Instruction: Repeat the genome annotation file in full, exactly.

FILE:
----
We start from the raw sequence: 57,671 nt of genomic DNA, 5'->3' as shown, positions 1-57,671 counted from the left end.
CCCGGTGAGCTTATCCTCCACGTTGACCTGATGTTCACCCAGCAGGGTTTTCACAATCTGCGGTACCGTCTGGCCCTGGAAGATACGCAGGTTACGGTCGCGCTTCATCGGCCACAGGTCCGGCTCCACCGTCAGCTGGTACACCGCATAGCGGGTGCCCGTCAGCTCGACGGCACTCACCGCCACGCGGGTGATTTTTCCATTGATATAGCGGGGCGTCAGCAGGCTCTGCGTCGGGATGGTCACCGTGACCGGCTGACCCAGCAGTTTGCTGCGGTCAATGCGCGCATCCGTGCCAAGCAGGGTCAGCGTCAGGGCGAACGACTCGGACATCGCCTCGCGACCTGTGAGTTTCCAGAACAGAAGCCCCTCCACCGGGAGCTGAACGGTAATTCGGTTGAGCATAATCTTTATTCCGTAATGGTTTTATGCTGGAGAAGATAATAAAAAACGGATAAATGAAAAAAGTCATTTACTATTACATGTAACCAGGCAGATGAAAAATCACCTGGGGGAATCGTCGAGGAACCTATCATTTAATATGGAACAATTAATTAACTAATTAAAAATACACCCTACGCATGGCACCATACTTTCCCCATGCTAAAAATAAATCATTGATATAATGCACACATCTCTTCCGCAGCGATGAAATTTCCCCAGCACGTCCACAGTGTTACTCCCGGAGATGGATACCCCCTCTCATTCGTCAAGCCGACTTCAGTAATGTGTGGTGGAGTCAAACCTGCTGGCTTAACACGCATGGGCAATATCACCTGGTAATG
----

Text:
We start from the raw sequence: 57,671 nt of genomic DNA, 5'->3' as shown, positions 1-57,671 counted from the left end.
CCCGGTGAGCTTATCCTCCACGTTGACCTGATGTTCACCCAGCAGGGTTTTCACAATCTGCGGTACCGTCTGGCCCTGGAAGATACGCAGGTTACGGTCGCGCTTCATCGGCCACAGGTCCGGCTCCACCGTCAGCTGGTACACCGCATAGCGGGTGCCCGTCAGCTCGACGGCACTCACCGCCACGCGGGTGATTTTTCCATTGATATAGCGGGGCGTCAGCAGGCTCTGCGTCGGGATGGTCACCGTGACCGGCTGACCCAGCAGTTTGCTGCGGTCAATGCGCGCATCCGTGCCAAGCAGGGTCAGCGTCAGGGCGAACGACTCGGACATCGCCTCGCGACCTGTGAGTTTCCAGAACAGAAGCCCCTCCACCGGGAGCTGAACGGTAATTCGGTTGAGCATAATCTTTATTCCGTAATGGTTTTATGCTGGAGAAGATAATAAAAAACGGATAAATGAAAAAAGTCATTTACTATTACATGTAACCAGGCAGATGAAAAATCACCTGGGGGAATCGTCGAGGAACCTATCATTTAATATGGAACAATTAATTAACTAATTAAAAATACACCCTACGCATGGCACCATACTTTCCCCATGCTAAAAATAAATCATTGATATAATGCACACATCTCTTCCGCAGCGATGAAATTTCCCCAGCACGTCCACAGTGTTACTCCCGGAGATGGATACCCCCTCTCATTCGTCAAGCCGACTTCAGTAATGTGTGGTGGAGTCAAACCTGCTGGCTTAACACGCATGGGCAATATCACCTGGTAATG